Re: Biomarkers of Environmental Toxicity and Susceptibility in Autism Reply

Institute of Chronic Illnesses, Inc., Silver Spring, Maryland, USA.
Journal of the neurological sciences (Impact Factor: 2.47). 10/2008; 280(1-2):101-8. DOI: 10.1016/j.jns.2008.08.021
Source: PubMed


Autism spectrum disorders (ASDs) may result from a combination of genetic/biochemical susceptibilities in the form of a reduced ability to excrete mercury and/or increased environmental exposure at key developmental times. Urinary porphyrins and transsulfuration metabolites in participants diagnosed with an ASD were examined. A prospective, blinded study was undertaken to evaluate a cohort of 28 participants with an ASD diagnosis for Childhood Autism Rating Scale (CARS) scores, urinary porphyrins, and transsulfuration metabolites. Testing was conducted using Vitamin Diagnostics, Inc. (CLIA-approved) and Laboratoire Philippe Auguste (ISO-approved). Participants with severe ASDs had significantly increased mercury intoxication-associated urinary porphyrins (pentacarboxyporphyrin, precoproporphyrin, and coproporphyrin) in comparison to participants with mild ASDs, whereas other urinary porphyrins were similar in both groups. Significantly decreased plasma levels of reduced glutathione (GSH), cysteine, and sulfate were observed among study participants relative to controls. In contrast, study participants had significantly increased plasma oxidized glutathione (GSSG) relative to controls. Mercury intoxication-associated urinary porphyrins were significantly correlated with increasing CARS scores and GSSG levels, whereas other urinary porphyrins did not show these relationships. The urinary porphyrin and CARS score correlations observed among study participants suggest that mercury intoxication is significantly associated with autistic symptoms. The transsulfuration abnormalities observed among study participants indicate that mercury intoxication was associated with increased oxidative stress and decreased detoxification capacity.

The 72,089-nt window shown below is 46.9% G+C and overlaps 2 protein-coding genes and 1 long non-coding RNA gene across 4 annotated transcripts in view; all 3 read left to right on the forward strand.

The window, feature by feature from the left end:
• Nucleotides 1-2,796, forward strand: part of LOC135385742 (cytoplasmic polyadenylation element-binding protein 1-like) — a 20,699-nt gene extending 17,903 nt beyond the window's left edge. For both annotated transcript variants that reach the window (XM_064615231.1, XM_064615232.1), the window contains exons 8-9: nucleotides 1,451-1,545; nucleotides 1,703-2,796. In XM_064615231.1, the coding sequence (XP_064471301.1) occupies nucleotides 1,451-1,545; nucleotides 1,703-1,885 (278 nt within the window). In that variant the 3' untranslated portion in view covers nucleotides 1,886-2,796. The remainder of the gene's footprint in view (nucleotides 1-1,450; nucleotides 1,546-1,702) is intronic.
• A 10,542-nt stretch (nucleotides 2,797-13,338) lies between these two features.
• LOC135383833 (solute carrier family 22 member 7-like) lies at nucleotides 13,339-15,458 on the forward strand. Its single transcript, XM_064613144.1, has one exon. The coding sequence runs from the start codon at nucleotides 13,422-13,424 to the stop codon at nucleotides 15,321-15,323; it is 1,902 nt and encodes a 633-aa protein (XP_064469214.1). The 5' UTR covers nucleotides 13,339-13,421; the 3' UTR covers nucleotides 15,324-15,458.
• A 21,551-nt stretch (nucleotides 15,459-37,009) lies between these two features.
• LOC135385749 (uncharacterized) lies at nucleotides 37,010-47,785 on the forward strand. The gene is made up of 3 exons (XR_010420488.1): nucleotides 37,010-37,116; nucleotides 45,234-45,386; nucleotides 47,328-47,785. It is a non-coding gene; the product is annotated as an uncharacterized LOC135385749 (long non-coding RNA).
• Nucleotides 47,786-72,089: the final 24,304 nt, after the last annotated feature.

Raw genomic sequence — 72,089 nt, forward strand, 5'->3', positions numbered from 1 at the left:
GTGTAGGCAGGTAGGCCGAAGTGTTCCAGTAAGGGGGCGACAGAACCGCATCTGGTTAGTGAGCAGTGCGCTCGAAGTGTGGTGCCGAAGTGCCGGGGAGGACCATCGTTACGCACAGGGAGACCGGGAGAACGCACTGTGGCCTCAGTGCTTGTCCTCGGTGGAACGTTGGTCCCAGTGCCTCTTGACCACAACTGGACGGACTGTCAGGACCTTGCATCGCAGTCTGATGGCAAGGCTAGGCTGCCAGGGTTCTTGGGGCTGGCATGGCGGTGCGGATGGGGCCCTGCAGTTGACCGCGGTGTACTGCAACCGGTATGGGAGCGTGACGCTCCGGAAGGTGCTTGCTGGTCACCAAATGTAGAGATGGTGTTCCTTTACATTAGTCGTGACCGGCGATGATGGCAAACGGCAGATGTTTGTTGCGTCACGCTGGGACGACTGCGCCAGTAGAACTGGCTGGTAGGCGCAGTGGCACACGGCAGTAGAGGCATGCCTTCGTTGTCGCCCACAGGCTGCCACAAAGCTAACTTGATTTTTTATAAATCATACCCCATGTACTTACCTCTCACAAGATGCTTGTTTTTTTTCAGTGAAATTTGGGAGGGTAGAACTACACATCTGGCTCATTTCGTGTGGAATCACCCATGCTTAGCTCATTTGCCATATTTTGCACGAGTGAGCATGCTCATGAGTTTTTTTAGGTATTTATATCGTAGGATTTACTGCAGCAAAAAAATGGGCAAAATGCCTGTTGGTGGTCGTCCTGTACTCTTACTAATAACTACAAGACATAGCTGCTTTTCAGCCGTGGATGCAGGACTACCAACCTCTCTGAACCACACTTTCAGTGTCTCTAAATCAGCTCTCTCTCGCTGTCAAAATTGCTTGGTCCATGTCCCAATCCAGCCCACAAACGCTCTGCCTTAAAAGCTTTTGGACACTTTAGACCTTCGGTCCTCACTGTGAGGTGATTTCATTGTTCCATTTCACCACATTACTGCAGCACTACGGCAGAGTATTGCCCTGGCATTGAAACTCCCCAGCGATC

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Available from: Mark R Geier, Oct 04, 2015
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    • "Links to oxidative stress have been identified in studies showing a decrease in the reduced form of glutathione (GSH) and the total amount of glutathione in both the brain (Chauhan et al., 2012; Rose et al., 2012a) and peripheral blood (Geier and Geier, 2006; James et al., 2006; Geier et al., 2009a, b; James et al., 2009; Al-Yafee et al., 2011) of ASD patients. However, the oxidized form of glutathione (GSSG) has been reported to be increased (James et al., 2004, 2006, 2009; Geier et al., 2009a; Adams et al., 2011; Chauhan et al., 2012; Rose et al., 2012a). Moreover, Rose et al. showed that oxidative damage has an impact on the inflammatory response in the brain of autism patients, with an increase of 3-chlorotyrosine (3-CT) and a decrease in aconitase activity (Rose et al., 2012a). "
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    ABSTRACT: Autism spectrum disorders (ASD) are a heterogeneous group of disorders which have complex behavioural phenotypes. Although ASD is a highly heritable neuropsychiatric disorder, genetic research alone has not provided a profound understanding of the underlying causes. Recent developments using biochemical tools such as transcriptomics, proteomics and cellular models, will pave the way to gain new insights into the underlying pathological pathways. This review addresses the state-of-the-art in the search for molecular biomarkers for ASD. In particular, the most important findings in the biochemical field are highlighted and the need for establishing streamlined interaction between behavioural studies, genetics and proteomics is stressed. Eventually, these approaches will lead to suitable translational ASD models and, therefore, a better disease understanding which may facilitate novel drug discovery efforts in this challenging field.
    The International Journal of Neuropsychopharmacology 11/2013; 17(04):1-23. DOI:10.1017/S146114571300117X · 4.01 Impact Factor